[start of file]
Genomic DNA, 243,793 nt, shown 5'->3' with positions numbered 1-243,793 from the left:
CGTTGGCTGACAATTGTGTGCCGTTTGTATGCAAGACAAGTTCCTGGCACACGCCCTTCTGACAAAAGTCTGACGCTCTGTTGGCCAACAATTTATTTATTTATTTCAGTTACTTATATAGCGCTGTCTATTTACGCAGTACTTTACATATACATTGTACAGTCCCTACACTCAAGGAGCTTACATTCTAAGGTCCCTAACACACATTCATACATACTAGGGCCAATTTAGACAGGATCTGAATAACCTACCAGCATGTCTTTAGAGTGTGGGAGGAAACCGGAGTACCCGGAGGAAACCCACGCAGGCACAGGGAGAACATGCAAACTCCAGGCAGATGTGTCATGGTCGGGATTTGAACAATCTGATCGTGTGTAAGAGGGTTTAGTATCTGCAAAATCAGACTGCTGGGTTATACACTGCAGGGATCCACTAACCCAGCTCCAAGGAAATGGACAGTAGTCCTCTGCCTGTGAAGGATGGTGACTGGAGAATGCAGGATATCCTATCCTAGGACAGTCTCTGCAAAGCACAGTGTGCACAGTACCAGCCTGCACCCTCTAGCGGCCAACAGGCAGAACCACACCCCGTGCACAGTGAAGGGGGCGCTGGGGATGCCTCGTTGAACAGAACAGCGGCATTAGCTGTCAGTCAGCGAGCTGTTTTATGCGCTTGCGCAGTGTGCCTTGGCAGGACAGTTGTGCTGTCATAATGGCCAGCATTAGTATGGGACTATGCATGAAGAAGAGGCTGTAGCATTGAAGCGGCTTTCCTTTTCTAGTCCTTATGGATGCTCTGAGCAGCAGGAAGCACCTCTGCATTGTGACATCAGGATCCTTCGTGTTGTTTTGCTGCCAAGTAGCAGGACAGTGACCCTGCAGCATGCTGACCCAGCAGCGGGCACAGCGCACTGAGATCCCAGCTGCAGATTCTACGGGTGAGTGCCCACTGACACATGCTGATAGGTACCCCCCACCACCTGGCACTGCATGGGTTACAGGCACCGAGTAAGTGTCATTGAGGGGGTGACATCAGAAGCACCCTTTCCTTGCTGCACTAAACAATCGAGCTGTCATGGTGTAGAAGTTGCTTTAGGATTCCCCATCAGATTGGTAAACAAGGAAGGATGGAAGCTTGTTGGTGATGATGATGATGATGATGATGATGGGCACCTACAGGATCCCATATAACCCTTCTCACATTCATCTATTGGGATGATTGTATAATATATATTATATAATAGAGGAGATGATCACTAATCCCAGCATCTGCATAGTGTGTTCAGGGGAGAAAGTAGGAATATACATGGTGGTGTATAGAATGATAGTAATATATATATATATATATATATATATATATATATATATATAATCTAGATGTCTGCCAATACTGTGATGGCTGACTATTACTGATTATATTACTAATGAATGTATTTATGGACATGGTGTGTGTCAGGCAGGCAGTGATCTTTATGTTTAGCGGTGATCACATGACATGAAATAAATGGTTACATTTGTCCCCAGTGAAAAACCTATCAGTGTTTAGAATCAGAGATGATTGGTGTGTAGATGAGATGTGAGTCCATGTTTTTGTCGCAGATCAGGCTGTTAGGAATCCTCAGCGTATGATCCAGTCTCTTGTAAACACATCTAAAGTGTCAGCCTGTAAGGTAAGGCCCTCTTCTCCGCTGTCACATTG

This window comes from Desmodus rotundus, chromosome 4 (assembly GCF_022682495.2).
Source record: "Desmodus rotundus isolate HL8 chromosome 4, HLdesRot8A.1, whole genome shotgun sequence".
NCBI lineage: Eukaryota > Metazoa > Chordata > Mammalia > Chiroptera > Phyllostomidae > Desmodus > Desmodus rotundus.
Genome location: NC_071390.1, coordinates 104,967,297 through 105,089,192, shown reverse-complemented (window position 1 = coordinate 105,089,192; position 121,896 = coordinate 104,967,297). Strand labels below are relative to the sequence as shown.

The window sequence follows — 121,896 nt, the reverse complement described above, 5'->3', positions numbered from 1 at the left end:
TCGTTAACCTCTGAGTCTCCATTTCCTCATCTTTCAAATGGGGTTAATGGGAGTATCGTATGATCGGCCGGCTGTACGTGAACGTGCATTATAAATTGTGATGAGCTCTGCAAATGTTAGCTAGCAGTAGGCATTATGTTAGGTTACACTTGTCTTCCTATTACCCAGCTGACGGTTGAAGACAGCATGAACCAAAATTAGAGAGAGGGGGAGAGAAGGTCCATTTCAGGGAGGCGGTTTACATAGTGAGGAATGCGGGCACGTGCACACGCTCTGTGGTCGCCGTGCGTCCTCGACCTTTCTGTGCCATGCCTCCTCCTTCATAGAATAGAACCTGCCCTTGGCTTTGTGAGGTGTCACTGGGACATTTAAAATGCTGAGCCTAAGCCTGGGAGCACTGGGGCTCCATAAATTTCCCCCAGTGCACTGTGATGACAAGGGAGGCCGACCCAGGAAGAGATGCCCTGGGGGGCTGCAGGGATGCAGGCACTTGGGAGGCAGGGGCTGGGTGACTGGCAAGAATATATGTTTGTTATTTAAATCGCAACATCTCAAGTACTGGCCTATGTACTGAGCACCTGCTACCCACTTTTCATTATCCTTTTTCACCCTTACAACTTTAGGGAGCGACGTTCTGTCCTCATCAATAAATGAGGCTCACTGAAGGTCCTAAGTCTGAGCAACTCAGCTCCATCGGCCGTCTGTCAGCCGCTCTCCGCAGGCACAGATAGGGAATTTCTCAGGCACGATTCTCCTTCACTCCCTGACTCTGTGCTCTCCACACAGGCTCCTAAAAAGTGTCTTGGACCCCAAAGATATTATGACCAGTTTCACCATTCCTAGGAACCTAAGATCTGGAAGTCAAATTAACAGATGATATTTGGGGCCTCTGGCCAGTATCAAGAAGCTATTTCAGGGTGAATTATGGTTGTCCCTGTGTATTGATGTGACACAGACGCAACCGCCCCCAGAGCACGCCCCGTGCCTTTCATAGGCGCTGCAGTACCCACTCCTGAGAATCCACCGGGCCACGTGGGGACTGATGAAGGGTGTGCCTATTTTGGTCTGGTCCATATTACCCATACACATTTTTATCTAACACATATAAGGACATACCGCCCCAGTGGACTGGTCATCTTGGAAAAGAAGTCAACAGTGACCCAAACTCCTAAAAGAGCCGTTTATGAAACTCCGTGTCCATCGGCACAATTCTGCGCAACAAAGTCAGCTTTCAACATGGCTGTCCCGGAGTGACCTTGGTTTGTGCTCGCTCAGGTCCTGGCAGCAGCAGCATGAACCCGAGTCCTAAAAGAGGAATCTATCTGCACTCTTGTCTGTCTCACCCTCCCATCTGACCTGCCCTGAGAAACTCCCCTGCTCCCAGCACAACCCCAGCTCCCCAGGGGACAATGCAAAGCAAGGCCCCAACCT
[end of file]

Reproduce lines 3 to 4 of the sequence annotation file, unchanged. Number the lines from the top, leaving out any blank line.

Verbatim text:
This window comes from Desmodus rotundus, chromosome 4 (assembly GCF_022682495.2).
Source record: "Desmodus rotundus isolate HL8 chromosome 4, HLdesRot8A.1, whole genome shotgun sequence".